This diagnosis is stressful, and for many people, advanced cancer is difficult to discuss. However, it is important to have open and honest conversations with your health care team to express your feelings, preferences, and concerns. The health care team has special skills, experience, and knowledge to support patients and their families and is there to help. Making sure a person is physically comfortable, free from pain, and emotionally supported is extremely important.
People who have advanced cancer and who are expected to live less than 6 months may want to consider hospice care. Hospice care is designed to provide the best possible quality of life for people who are near the end of life. You and your family are encouraged to talk with the health care team about hospice care options, which include hospice care at home, a special hospice center, or other health care locations. Nursing care and special equipment can make staying at home a workable option for many families. Learn more about advanced cancer care planning.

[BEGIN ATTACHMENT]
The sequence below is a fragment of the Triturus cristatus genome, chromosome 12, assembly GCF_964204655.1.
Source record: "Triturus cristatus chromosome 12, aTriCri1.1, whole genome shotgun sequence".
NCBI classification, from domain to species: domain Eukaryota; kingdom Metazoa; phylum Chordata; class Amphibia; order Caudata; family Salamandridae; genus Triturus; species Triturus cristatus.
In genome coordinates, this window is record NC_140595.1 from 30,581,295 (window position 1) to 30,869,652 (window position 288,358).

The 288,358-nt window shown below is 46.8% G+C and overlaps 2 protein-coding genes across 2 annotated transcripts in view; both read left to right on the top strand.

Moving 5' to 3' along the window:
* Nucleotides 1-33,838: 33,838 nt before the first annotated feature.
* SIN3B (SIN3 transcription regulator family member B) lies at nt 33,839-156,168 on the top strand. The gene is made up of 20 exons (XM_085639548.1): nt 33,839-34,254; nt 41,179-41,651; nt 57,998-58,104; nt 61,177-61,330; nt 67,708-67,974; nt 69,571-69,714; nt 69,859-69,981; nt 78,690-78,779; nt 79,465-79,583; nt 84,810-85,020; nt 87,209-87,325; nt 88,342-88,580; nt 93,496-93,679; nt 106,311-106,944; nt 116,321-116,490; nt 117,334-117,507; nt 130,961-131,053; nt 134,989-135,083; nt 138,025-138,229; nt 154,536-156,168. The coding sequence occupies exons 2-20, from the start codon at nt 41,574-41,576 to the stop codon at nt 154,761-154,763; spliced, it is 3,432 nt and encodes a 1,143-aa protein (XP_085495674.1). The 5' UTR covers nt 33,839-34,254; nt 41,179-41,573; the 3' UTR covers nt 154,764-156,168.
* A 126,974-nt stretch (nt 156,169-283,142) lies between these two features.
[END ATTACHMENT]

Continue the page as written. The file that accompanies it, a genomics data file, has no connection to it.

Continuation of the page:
After the death of a loved one, many people need support to help them cope with the loss. Learn more about grief and loss.
The next section in this guide is About Clinical Trials. It offers more information about research studies that are focused on finding better ways to care for people with cancer. Use the menu to choose a different section to read in this guide.